Green Bay Botanical Garden’s horticulture team shares noteworthy topics to keep you on-trend.
Help save the pollinators by planting your own Pollinator Garden! Many pollinator species are facing declines in population due to habitat loss and excessive pesticide use. We rely on many of these pollinators for the food we eat, so let’s return the favor and help them out with the food they eat.
Who are the pollinators?
Bees and butterflies may be the most well known pollinators, but don’t forget about moths, flies, beetles, bats and birds, too.
What plants do pollinators prefer?
Perennial flowers such as:
• Agastache foeniculum, anise hyssop
• Asclepias syriaca, common milkweed
• Echinacea purpurea, purple coneflower
• Liatris pycnostachya, prairie blazing star
• Monarda fistulosa, wild bergamont
• Rudbekia hirta, black-eyed susan
• Solidago speciosa, showy goldenrod
Annual flowers such as:
• Lantana camara, lantana
• Nicotiana spp., flowering tobacco
• Tithonia rotundifolia, Mexican sunflower
• Zinnia spp., zinnia
Trees and shrubs such as:
• Amelanchier arborea, downy serviceberry
• Hamamelis virginiana, American witch-hazel
• Sambucus canadensis, American elderberry
What makes a good Pollinator Garden?
• Use plants that provide nectar and pollen sources
• Provide a water source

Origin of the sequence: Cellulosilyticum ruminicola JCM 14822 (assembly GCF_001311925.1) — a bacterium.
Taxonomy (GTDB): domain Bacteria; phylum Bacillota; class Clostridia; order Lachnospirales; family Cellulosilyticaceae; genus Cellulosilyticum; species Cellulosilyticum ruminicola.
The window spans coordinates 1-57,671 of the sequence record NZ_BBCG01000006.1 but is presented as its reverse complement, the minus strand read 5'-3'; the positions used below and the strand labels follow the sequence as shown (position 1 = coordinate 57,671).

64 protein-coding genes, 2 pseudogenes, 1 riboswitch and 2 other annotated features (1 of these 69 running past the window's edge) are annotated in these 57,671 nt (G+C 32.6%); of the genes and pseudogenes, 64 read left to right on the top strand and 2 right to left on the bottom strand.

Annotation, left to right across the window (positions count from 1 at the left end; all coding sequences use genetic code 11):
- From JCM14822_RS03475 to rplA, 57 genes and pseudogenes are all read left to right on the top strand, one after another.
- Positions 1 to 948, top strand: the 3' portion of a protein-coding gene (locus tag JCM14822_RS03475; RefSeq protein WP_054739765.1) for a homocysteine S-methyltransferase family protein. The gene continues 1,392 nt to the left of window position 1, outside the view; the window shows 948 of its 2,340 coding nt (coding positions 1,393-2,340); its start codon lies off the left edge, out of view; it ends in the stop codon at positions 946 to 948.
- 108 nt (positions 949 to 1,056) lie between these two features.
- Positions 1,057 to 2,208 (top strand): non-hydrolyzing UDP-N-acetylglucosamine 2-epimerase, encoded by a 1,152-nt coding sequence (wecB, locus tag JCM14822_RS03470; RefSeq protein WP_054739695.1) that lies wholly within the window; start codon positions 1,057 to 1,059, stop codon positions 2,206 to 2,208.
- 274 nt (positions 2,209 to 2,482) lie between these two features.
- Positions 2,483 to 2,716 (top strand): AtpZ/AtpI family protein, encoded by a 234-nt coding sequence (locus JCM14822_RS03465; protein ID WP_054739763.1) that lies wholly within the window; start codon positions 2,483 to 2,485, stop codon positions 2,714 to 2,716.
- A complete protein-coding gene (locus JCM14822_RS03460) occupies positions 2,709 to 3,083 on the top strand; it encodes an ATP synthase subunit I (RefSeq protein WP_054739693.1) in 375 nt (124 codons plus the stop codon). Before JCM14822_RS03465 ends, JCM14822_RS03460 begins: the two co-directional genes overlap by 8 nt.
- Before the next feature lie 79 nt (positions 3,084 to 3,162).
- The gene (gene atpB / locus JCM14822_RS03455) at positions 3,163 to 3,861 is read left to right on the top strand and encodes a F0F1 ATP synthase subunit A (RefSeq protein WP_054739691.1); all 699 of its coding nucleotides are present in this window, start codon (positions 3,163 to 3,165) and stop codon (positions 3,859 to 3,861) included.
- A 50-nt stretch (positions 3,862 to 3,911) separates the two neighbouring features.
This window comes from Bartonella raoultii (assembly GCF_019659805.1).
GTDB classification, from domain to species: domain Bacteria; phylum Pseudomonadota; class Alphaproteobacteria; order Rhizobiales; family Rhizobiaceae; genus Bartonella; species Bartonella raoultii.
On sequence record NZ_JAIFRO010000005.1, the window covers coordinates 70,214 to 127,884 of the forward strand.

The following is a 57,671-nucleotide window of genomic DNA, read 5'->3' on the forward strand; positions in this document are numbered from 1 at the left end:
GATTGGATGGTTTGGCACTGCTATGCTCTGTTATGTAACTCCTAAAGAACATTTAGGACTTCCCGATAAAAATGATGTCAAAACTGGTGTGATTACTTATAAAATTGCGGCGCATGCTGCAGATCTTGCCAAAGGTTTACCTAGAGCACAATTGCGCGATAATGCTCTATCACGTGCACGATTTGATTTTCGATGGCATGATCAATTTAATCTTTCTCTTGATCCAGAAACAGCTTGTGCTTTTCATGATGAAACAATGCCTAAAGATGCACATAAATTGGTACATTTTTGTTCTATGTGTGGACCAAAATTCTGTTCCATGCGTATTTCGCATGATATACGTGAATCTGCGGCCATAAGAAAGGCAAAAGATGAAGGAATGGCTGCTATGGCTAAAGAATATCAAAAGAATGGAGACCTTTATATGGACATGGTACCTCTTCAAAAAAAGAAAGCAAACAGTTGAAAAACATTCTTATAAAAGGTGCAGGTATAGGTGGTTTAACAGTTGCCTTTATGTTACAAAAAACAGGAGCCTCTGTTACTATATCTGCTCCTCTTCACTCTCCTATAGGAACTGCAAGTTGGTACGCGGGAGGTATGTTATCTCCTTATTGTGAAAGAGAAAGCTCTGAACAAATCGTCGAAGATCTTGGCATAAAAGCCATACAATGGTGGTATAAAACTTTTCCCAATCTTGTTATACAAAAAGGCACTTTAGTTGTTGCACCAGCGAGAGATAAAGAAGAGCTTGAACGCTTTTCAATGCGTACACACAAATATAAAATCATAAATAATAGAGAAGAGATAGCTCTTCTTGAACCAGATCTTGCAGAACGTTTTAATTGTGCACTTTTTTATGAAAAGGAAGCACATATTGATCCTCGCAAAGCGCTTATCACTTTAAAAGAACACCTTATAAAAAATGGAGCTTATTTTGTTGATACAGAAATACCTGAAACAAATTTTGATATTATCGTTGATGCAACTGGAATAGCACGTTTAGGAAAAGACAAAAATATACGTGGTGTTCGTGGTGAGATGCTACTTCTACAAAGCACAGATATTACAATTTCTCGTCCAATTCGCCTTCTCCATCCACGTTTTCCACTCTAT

• Be situated in sunny areas with wind breaks
• Create large masses of native or non-invasive plants
• Establish continuous bloom throughout the growing season
• Eliminate or minimize the impact of pesticides
Although it’s not necessary to have every plant on the list, by planting a diversity of nectar sources you will help attract a diversity of pollinators.
Botanical Name: Asclepias syriaca Life Cycle: Perennial
Common Name: Common Milkweed Light: Full Sun
Bloom Time: June to August Size: 2-3’ tall, 1’ wide
What makes it a good pollinator plant?
The flowers of common milkweed are a nectar source for butterflies, while the foliage serves as a food source for monarch butterfly larvae (caterpillars). It also attracts bees and hummingbirds. This native perennial grows easily in average to poor soils and is drought tolerant. It is also great for prairies, native plant gardens and meadows or naturalized areas. Common milkweed self-seeds and spreads by rhizomes, so it is sometimes considered too vigorous by many gardeners.
Try these species for more compact growth: Asclepias tuberosa (butterfly milkweed), Asclepias incarnata (swamp milkweed), Asclepias purpurascens (purple milkweed)
The Garden is part of the Million Pollinator Garden Challenge, and we want you to join us! This is a nationwide call to action to preserve and create gardens and landscapes for our pollinators. Once you create your pollinator paradise BEE sure to join the Million Pollinator Garden Challenge by adding your garden to the map. Then BEE sure to visit the Pollinator Garden this summer in the Herb Garden!
Visit the Brown County Bee Keepers Association to:
You’ll find each of these at Green Bay Botanical Garden if you’d like to take a look to see if it’s the right fit for your garden.